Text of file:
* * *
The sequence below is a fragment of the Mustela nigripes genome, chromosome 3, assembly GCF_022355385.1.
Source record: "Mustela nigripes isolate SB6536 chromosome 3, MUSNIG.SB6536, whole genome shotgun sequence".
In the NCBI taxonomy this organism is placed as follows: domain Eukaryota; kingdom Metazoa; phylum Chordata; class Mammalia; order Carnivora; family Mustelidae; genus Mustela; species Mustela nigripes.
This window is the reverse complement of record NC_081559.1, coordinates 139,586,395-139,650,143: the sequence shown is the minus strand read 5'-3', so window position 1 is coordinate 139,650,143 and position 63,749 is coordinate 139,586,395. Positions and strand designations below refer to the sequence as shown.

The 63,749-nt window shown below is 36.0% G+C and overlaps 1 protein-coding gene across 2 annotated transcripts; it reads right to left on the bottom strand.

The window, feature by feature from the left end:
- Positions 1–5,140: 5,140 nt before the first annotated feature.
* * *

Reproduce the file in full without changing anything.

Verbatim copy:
The sequence below is a fragment of the Mustela nigripes genome, chromosome 3, assembly GCF_022355385.1.
Source record: "Mustela nigripes isolate SB6536 chromosome 3, MUSNIG.SB6536, whole genome shotgun sequence".
In the NCBI taxonomy this organism is placed as follows: domain Eukaryota; kingdom Metazoa; phylum Chordata; class Mammalia; order Carnivora; family Mustelidae; genus Mustela; species Mustela nigripes.
This window is the reverse complement of record NC_081559.1, coordinates 139,586,395-139,650,143: the sequence shown is the minus strand read 5'-3', so window position 1 is coordinate 139,650,143 and position 63,749 is coordinate 139,586,395. Positions and strand designations below refer to the sequence as shown.

The 63,749-nt window shown below is 36.0% G+C and overlaps 1 protein-coding gene across 2 annotated transcripts; it reads right to left on the bottom strand.

The window, feature by feature from the left end:
- Positions 1–5,140: 5,140 nt before the first annotated feature.